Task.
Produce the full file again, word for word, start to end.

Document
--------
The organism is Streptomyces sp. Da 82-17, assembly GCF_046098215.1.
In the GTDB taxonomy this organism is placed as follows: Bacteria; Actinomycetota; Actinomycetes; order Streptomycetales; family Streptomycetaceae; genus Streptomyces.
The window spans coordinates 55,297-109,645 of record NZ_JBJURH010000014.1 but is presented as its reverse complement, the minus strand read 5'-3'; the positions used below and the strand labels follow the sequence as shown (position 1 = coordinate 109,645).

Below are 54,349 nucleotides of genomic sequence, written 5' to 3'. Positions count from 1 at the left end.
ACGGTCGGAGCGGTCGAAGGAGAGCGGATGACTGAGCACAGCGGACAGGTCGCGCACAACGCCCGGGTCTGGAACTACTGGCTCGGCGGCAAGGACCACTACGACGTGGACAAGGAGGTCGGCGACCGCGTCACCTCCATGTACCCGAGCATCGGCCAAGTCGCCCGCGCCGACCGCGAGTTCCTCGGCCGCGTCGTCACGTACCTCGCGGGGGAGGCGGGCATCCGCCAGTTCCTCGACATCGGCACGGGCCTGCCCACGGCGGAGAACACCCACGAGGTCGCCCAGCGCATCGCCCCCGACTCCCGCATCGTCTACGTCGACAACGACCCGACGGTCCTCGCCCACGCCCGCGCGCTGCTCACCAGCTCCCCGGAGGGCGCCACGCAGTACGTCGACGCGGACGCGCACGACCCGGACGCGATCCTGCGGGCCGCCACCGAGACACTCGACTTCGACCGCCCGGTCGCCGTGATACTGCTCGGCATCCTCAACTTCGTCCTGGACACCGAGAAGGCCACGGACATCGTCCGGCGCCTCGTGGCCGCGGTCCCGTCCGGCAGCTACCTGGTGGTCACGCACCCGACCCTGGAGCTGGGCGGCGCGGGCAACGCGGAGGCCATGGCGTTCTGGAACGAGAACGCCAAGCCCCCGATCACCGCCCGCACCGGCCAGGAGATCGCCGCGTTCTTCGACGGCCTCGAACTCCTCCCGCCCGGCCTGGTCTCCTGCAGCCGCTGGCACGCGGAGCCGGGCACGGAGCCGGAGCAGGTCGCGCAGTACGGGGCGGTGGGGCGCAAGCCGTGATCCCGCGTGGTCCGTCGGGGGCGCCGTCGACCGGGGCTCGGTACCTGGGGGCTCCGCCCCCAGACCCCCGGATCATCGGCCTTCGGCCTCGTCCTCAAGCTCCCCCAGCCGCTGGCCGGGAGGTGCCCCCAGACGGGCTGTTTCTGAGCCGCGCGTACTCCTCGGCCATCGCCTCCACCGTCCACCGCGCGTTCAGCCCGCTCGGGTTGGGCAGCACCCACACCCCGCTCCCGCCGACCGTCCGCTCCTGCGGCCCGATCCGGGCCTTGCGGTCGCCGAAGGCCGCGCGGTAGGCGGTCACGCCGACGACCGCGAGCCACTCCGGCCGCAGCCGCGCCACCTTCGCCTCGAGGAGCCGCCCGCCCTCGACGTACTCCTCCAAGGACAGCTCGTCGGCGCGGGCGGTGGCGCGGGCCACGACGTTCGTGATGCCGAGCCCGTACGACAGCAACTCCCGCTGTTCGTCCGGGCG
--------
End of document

The organism is Streptomyces sp. Da 82-17, assembly GCF_046098215.1.
In the GTDB taxonomy this organism is placed as follows: Bacteria; Actinomycetota; Actinomycetes; order Streptomycetales; family Streptomycetaceae; genus Streptomyces.
The window spans coordinates 55,297-109,645 of record NZ_JBJURH010000014.1 but is presented as its reverse complement, the minus strand read 5'-3'; the positions used below and the strand labels follow the sequence as shown (position 1 = coordinate 109,645).

Below are 54,349 nucleotides of genomic sequence, written 5' to 3'. Positions count from 1 at the left end.
ACGGTCGGAGCGGTCGAAGGAGAGCGGATGACTGAGCACAGCGGACAGGTCGCGCACAACGCCCGGGTCTGGAACTACTGGCTCGGCGGCAAGGACCACTACGACGTGGACAAGGAGGTCGGCGACCGCGTCACCTCCATGTACCCGAGCATCGGCCAAGTCGCCCGCGCCGACCGCGAGTTCCTCGGCCGCGTCGTCACGTACCTCGCGGGGGAGGCGGGCATCCGCCAGTTCCTCGACATCGGCACGGGCCTGCCCACGGCGGAGAACACCCACGAGGTCGCCCAGCGCATCGCCCCCGACTCCCGCATCGTCTACGTCGACAACGACCCGACGGTCCTCGCCCACGCCCGCGCGCTGCTCACCAGCTCCCCGGAGGGCGCCACGCAGTACGTCGACGCGGACGCGCACGACCCGGACGCGATCCTGCGGGCCGCCACCGAGACACTCGACTTCGACCGCCCGGTCGCCGTGATACTGCTCGGCATCCTCAACTTCGTCCTGGACACCGAGAAGGCCACGGACATCGTCCGGCGCCTCGTGGCCGCGGTCCCGTCCGGCAGCTACCTGGTGGTCACGCACCCGACCCTGGAGCTGGGCGGCGCGGGCAACGCGGAGGCCATGGCGTTCTGGAACGAGAACGCCAAGCCCCCGATCACCGCCCGCACCGGCCAGGAGATCGCCGCGTTCTTCGACGGCCTCGAACTCCTCCCGCCCGGCCTGGTCTCCTGCAGCCGCTGGCACGCGGAGCCGGGCACGGAGCCGGAGCAGGTCGCGCAGTACGGGGCGGTGGGGCGCAAGCCGTGATCCCGCGTGGTCCGTCGGGGGCGCCGTCGACCGGGGCTCGGTACCTGGGGGCTCCGCCCCCAGACCCCCGGATCATCGGCCTTCGGCCTCGTCCTCAAGCTCCCCCAGCCGCTGGCCGGGAGGTGCCCCCAGACGGGCTGTTTCTGAGCCGCGCGTACTCCTCGGCCATCGCCTCCACCGTCCACCGCGCGTTCAGCCCGCTCGGGTTGGGCAGCACCCACACCCCGCTCCCGCCGACCGTCCGCTCCTGCGGCCCGATCCGGGCCTTGCGGTCGCCGAAGGCCGCGCGGTAGGCGGTCACGCCGACGACCGCGAGCCACTCCGGCCGCAGCCGCGCCACCTTCGCCTCGAGGAGCCGCCCGCCCTCGACGTACTCCTCCAAGGACAGCTCGTCGGCGCGGGCGGTGGCGCGGGCCACGACGTTCGTGATGCCGAGCCCGTACGACAGCAACTCCCGCTGTTCGTCCGGGCG